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Claudia Card

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PHIL 2170
Samantha Copeland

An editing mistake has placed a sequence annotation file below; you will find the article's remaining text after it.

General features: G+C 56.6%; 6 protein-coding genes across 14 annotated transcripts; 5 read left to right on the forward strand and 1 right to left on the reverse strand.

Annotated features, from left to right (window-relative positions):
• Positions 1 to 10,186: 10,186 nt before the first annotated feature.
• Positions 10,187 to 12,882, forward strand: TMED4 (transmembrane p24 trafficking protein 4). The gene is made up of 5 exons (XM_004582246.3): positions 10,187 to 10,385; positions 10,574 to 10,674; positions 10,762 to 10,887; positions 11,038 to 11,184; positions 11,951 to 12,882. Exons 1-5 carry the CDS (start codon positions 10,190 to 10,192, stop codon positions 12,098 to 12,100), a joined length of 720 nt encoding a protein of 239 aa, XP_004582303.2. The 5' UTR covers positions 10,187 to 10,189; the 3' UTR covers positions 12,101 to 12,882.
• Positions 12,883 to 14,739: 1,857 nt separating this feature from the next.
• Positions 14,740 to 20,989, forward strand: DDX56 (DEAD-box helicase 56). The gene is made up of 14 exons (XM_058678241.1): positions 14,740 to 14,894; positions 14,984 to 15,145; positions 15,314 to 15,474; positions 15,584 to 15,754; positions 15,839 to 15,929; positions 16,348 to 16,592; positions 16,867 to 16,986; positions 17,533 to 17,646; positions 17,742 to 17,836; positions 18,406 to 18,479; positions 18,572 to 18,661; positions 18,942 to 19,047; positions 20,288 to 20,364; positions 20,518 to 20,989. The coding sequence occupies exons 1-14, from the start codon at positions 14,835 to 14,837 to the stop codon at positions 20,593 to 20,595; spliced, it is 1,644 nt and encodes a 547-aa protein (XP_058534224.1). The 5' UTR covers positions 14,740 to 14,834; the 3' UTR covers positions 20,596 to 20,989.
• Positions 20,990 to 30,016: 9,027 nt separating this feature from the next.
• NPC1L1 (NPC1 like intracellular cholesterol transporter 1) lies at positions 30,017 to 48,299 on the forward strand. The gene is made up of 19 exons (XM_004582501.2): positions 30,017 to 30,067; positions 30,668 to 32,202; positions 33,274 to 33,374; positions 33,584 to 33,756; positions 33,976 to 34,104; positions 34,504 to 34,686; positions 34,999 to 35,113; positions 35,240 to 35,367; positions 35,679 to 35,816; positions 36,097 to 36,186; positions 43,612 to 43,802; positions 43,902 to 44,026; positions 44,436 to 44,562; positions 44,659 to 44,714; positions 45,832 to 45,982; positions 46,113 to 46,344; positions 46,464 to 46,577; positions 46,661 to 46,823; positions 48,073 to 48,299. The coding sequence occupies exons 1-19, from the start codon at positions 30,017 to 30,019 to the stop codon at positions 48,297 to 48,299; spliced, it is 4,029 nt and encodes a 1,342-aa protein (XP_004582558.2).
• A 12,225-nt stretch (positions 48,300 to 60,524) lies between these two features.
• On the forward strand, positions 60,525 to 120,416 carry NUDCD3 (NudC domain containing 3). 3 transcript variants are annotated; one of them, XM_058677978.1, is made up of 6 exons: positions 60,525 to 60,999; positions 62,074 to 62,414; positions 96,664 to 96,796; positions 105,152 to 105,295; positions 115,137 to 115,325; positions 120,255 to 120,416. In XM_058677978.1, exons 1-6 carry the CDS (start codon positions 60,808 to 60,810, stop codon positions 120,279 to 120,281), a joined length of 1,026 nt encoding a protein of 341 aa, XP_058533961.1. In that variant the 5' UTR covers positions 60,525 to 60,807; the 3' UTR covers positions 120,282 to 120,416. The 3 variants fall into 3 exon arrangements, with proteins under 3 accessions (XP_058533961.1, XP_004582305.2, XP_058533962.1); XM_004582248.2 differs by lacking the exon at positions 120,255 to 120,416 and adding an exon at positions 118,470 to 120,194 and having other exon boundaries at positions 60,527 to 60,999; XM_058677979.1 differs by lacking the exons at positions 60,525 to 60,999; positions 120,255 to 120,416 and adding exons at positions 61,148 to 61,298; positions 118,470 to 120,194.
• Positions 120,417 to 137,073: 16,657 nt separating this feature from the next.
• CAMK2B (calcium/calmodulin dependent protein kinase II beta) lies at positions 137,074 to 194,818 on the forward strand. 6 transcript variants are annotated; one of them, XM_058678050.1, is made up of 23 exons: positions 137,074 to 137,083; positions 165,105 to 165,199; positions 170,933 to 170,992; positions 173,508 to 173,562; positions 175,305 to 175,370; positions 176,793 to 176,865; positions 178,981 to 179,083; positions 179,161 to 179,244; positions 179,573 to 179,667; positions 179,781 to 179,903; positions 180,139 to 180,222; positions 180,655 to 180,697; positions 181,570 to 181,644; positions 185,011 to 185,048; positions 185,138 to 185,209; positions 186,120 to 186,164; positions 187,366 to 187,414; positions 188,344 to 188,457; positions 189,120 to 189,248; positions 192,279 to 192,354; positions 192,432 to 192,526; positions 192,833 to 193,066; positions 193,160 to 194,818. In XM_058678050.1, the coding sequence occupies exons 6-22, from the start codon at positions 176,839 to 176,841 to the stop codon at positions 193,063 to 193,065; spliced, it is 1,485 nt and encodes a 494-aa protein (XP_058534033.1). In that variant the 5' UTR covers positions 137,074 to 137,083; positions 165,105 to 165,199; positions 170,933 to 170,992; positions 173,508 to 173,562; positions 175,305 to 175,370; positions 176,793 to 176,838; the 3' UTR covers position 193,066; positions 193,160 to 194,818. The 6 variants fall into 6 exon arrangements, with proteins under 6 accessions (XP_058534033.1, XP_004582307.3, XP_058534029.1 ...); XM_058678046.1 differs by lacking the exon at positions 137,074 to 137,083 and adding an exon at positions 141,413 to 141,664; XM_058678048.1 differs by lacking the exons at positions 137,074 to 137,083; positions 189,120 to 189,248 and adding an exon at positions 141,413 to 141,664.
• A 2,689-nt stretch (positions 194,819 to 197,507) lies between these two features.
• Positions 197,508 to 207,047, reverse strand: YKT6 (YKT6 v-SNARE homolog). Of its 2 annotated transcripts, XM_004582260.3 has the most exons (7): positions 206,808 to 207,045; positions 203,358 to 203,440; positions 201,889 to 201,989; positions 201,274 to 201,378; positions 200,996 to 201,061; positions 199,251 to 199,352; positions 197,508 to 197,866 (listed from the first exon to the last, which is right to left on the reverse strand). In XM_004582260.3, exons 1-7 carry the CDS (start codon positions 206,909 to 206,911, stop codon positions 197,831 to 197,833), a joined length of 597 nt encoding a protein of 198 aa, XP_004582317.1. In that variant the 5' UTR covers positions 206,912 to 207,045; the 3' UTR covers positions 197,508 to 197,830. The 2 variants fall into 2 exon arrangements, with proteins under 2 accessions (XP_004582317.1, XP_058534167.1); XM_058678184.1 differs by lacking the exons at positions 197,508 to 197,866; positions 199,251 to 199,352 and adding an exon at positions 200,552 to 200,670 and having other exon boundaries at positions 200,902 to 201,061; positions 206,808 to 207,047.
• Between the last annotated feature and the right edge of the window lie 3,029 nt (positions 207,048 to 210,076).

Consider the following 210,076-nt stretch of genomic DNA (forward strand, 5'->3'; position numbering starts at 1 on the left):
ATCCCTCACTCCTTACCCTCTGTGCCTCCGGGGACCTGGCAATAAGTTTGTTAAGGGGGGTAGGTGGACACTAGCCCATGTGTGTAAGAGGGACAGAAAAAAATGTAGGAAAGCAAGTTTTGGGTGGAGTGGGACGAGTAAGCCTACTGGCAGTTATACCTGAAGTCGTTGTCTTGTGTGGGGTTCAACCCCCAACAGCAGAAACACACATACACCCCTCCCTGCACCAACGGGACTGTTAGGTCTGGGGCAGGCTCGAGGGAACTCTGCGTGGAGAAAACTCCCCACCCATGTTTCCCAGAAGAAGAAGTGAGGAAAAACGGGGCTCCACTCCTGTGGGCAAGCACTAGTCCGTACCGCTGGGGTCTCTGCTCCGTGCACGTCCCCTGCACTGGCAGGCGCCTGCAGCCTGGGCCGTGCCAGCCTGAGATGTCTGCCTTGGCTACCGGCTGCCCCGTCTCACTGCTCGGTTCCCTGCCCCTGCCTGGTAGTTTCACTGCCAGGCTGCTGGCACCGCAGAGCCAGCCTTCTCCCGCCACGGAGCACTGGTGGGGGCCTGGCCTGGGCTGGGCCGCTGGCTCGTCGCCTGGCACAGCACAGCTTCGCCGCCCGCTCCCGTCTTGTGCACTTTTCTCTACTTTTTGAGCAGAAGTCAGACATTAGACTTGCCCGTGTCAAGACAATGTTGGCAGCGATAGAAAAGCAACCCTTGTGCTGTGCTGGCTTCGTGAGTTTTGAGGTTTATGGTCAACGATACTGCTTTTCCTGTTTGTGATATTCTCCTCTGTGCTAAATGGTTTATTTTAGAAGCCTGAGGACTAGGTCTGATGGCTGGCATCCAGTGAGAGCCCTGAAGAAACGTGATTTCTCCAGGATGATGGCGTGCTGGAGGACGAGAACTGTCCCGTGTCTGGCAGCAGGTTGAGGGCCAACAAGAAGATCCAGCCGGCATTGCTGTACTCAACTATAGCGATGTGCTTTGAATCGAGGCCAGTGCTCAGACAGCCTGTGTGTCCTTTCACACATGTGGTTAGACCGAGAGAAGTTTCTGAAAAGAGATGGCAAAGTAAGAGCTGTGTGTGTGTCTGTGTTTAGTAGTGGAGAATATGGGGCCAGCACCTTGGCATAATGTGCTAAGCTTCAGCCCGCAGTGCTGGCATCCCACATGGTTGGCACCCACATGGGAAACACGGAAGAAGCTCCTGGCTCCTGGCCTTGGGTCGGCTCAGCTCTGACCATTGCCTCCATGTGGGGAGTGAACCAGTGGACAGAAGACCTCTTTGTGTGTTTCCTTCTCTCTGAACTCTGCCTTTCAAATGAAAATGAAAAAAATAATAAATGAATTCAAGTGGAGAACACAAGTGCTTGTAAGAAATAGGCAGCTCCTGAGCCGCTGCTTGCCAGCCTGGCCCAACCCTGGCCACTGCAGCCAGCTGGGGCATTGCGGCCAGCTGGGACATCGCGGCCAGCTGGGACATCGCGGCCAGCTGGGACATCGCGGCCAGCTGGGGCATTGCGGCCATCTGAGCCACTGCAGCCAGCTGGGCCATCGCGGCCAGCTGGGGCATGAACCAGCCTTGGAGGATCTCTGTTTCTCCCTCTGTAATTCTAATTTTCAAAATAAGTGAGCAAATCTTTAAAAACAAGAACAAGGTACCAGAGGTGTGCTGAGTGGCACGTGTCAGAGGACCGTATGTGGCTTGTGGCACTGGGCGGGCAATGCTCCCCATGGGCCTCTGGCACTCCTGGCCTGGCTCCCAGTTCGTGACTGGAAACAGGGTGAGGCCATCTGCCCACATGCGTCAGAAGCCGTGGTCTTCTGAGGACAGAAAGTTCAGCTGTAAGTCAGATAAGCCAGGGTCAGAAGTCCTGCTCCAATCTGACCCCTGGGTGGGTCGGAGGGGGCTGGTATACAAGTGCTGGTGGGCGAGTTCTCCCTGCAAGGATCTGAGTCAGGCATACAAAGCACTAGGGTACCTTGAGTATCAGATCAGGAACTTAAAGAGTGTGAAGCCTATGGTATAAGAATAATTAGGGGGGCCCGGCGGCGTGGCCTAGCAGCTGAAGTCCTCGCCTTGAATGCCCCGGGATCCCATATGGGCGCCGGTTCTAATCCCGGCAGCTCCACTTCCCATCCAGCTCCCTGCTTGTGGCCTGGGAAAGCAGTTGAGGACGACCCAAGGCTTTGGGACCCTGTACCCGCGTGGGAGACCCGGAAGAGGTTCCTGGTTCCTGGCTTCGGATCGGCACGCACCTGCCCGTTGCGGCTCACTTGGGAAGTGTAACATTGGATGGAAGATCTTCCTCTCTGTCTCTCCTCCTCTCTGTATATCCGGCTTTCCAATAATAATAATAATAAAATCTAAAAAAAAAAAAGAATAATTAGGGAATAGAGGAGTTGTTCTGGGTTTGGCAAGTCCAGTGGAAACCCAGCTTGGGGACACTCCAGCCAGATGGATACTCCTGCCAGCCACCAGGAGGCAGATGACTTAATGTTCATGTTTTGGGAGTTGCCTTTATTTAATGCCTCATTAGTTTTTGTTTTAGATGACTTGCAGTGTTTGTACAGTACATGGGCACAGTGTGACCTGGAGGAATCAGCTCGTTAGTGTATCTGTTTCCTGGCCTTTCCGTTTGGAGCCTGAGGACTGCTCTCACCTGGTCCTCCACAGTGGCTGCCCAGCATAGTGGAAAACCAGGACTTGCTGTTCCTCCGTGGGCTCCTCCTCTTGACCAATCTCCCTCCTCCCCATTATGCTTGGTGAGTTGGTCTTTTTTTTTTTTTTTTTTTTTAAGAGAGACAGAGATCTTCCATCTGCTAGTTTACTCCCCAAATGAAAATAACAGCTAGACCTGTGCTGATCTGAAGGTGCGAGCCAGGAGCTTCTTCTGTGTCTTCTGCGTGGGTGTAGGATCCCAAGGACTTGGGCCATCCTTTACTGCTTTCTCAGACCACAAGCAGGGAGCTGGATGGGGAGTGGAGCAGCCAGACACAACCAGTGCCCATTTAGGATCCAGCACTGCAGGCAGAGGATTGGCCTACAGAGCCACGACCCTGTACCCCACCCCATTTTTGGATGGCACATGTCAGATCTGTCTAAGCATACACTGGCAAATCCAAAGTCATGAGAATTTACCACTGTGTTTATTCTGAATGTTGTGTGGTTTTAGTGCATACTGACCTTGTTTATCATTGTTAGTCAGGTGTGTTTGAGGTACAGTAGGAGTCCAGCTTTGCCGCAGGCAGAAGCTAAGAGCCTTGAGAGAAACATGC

Friday, April 1, 2011 Claudia Card The title of this essay is deliberately provocative, because I fear that radical feminist perspectives on marriage and motherhood are in danger of being lost in the quest for equal rights… And I am skeptical of legal marriage as a way to gain a better life for lesbian and gay lovers or as a way to provide a supportive environment for lesbian and gay parents and their children • Suggest the end goal is the problem, maybe we shouldn’t want marriage/motherhood, at least in the ways it’s being promoted today • Not just changing definitions, but getting rid of the terms altogether • Legal rights don’t grant a better life. Rights may look good, but think about why we want them. Suggests this is not the best way to get what you want Bell hooks writers, ‘Childrearing is a responsibility that can be shared with other childrearers, with people who do not live with children. This form of parenting is revolutionary…Many people raised n black communities experienced this type of community-based child care… • Ex. raised by a village • Revolutionary because it goes against the paradigm of motherhood/parenthood (i.e. one mother, one father) This form of child rearing may be more common than is generally acknowledges in a society in which those who caretaking does not take place in a nuclear family are judged by those with the power to set standards as unfortunate and deprived. • Just because of the hierarchy we think this way • Nuclear family looks attractive because – not a primordial tradition, but a problem we solved by making a mother look after her kid I believe that women who identify as lesbian or gay should be reluctant to put our activist energy into attaining legal equity with heterosexuals in marriage and motherhood… • Marriage/motherhood should be changed • Institutions are so flawed they shouldn’t be recommended for anyone Yet ‘parenting’ by a wider community is a form of child-care not currently enshrined in Northern legal systems. It is not the model guiding lesbian and gay activists currently agitating for equal rights before the law. For more communal child-care, the language of ‘mothering’ and even ‘parenting’ is somewhat misleading in that these practices are not particularly ‘mother-centered’… • Child-centered ideal • Working against current trends: 1. Same-sex argument for legal equity in regards to marriage, 2. Feminists philosophers’ trend to use motherhood as a paradigm of ethics  Card says motherhood is not a universal experience, but childhood is. The question whether lesbians and gay men should pursue the right to marry is not the same as the question whether the law is wrong in its refusal to honor same-sex marriages. It is one thing to argue that others are wrong to deny us something and another to argue that what they would deny us is something we should fight for the right to have. …We should be careful not to support continued state definition of the legitimacy of intimate relationships. I would rather see the state deregulate heterosexual marriage than see it begin to regulate same-sex marriage. • Wants the state to stop defining legitimate relationships • Problem is not marriage, but the regulation Yet if marrying became an option that would legitimate behaviour otherwise illegitimate and make available to us social securities that will no doubt become even more important to us as we age, we and many others like us might be pushed into marriage. Marrying under such conditions is not a totally free choice. • Marriage is controlled, constrained by the state (problem) • State defines which relationships get certain benefits, which makes institutional reasons for marriage  distorts the reasons why we get involved in marriage Problems with marriage: 1.Married couples are granted special rights that anyone would want (and, that people must get married to get – coercive) Means-end relationship, no longer for marriage but what you can get out of it. Ex. Marriage-only neighbourhoods 2. The severe consequences of divorce make maintaining a marriage look better than it is  Ex. Why people may stay in damaging relationships 3. Marriage limits us to only one spouse at a time (against the norms of intimacy)  problem with gay/lesbian community. Regulating more partnerships will not solve the problems of marriage 4. Marriage grants spouses’ unlimited access to each other and their well being  Card finds this dangerous. Why give up everything? Other aspect of the autonomy problem – a lot of access you’re granting someone (ex. sharing bank accounts, choosing what happens to organs after death) The points are, rather, that the institution places obstacles in the way of protecting spouses (however many) who need it and is conducive to violence in relationships that go bad. • Prevents from protecting people But when we [same-sex couples] stay together, that is usually because of how we feel about each other and about our life together. Consider how this basic taken-for- granted fact might change if we could marry with the State’s blessings. The attachment of such benefits to marital status is a problem in two respects. First, because the benefits are substantial, not trivial, they offer an ulterior motive for turning a lover relationship into a marriage—even for pretendin
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